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POOR WEATHER SLOWS HOUSING STARTS IN FEBRUARY, NAHB REPORTS

 WASHINGTON, March 16 /PRNewswire/ -- An unusually wet and cold winter coupled with the major blizzard that swept up and down the Atlantic coast last week will slow the growth of new home construction in the United States during the first quarter, the National Association of Home Builders (NAHB) reported today.
 "Although new housing starts were up slightly in February, the growth was hampered by bad weather and this does not even factor in the March blizzard that paralyzed much of the Eastern Seaboard," said NAHB President J. Roger Glunt.
 New housing starts rose 2.5 percent in February to a seasonally adjusted annual rate of 1,208,000, the Commerce Department reported today.
 One factor that could slow an expected spring thaw in new building activity is the skyrocketing price of lumber, which has nearly doubled in price over the past five months and added as much as $5,000 to the price of a 2,000-square-foot, median priced ($120,000) new home.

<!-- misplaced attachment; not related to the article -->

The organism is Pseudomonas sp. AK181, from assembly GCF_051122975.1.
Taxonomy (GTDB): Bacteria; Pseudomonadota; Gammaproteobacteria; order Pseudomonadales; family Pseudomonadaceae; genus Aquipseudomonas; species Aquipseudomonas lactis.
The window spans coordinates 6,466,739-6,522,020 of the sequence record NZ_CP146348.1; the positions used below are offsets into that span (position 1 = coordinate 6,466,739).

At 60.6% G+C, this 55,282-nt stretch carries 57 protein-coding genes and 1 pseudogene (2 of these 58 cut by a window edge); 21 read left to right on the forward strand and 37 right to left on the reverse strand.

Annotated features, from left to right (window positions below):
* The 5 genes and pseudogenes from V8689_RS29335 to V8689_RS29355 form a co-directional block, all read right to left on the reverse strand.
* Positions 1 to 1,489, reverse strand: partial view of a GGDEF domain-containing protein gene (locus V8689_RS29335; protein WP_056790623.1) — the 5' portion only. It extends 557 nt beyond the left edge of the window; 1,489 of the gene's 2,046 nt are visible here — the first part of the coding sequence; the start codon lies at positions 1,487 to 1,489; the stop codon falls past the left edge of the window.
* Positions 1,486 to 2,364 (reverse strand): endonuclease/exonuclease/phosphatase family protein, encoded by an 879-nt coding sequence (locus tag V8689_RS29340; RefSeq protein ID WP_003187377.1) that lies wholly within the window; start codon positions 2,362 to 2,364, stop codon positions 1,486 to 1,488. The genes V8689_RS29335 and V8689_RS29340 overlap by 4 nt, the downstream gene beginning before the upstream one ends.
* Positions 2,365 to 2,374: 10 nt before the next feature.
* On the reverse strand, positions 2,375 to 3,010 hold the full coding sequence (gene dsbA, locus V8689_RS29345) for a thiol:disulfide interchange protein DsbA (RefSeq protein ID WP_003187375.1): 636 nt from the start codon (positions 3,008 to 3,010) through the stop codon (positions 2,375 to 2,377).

"Due to the spike in lumber prices, some builders are holding off purchasing lumber in the hope that prices will decline from these record highs," said Glunt. "This could be a real wild card for the housing market down the road."
 Single-family housing starts remained steady in February at a seasonally adjusted annual rate of 1,052,000, down slightly less than one percent, while multifamily starts jumped one-third to a rate of 56,000 units.
 Regionally, new home construction posted its largest gain in the West, up 16.7 percent to a seasonally adjusted annual rate of 251,000. Housing starts also rose 7.4 percent in the Northeast to a rate of 131,000 and 7 percent in the Midwest to a pace of 305,000. At 521,000 units, the South was the only region to post a decline, off 6.3 percent.
 -0- 3/16/93
 /CONTACT: Jay Shackford of the National Association of Home Builders, 202-822-0406/


CO: National Association of Home Builders ST: District of Columbia IN: CST SU: ECO

IH-DC -- DC022 -- 6667 03/16/93 15:21 EST
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Publication:PR Newswire
Date:Mar 16, 1993
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